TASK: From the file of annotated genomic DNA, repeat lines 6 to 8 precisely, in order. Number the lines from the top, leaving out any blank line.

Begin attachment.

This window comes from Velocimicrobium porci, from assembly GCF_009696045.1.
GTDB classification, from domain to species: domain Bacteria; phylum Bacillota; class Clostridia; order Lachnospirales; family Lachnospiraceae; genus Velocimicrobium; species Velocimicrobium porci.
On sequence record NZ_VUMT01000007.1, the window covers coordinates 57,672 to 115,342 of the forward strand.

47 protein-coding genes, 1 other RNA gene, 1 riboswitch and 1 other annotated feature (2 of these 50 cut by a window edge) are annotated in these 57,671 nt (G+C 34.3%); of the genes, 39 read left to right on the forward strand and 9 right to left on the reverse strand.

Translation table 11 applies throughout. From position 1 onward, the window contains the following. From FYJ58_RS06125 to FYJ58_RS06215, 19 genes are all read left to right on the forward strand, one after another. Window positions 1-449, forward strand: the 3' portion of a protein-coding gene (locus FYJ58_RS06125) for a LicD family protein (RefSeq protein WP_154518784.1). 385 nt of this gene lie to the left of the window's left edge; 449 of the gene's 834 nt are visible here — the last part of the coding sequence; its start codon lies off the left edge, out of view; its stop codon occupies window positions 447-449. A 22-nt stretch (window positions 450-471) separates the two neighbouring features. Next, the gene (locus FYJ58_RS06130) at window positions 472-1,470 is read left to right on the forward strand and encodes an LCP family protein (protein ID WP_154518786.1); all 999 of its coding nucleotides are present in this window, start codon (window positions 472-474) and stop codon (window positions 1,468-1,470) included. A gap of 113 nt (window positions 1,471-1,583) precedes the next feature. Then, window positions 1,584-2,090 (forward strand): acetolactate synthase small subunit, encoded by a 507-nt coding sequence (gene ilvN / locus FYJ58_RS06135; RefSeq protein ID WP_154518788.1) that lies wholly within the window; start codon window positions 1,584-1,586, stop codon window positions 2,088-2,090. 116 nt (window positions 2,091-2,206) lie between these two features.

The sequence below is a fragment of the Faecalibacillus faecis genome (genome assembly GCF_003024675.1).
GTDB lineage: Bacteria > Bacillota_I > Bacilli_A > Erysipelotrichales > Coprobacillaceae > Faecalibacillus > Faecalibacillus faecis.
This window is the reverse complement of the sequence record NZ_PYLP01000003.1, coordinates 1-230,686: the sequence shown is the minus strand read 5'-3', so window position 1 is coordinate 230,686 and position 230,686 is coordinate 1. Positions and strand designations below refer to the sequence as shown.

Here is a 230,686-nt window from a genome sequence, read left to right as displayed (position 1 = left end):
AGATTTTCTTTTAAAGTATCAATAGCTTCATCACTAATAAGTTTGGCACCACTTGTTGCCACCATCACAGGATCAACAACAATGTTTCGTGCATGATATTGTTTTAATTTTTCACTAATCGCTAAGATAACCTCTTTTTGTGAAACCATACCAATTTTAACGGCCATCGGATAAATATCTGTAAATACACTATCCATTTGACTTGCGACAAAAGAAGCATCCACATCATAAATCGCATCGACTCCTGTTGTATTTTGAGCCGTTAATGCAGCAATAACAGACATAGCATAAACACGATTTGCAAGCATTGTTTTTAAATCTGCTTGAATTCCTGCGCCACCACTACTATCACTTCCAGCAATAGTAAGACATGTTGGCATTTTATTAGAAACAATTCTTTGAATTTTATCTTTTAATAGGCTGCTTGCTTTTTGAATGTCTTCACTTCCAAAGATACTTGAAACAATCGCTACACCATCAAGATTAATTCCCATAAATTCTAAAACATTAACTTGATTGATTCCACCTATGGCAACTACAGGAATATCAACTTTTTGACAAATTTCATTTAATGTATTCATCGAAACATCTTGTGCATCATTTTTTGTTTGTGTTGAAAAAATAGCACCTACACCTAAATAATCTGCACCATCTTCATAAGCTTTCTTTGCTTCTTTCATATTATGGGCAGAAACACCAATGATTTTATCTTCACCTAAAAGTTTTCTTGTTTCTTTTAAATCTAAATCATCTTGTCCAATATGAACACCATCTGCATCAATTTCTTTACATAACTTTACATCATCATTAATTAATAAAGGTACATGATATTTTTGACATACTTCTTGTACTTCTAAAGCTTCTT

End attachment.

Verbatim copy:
The sequence below is a fragment of the Faecalibacillus faecis genome (genome assembly GCF_003024675.1).
GTDB lineage: Bacteria > Bacillota_I > Bacilli_A > Erysipelotrichales > Coprobacillaceae > Faecalibacillus > Faecalibacillus faecis.
This window is the reverse complement of the sequence record NZ_PYLP01000003.1, coordinates 1-230,686: the sequence shown is the minus strand read 5'-3', so window position 1 is coordinate 230,686 and position 230,686 is coordinate 1. Positions and strand designations below refer to the sequence as shown.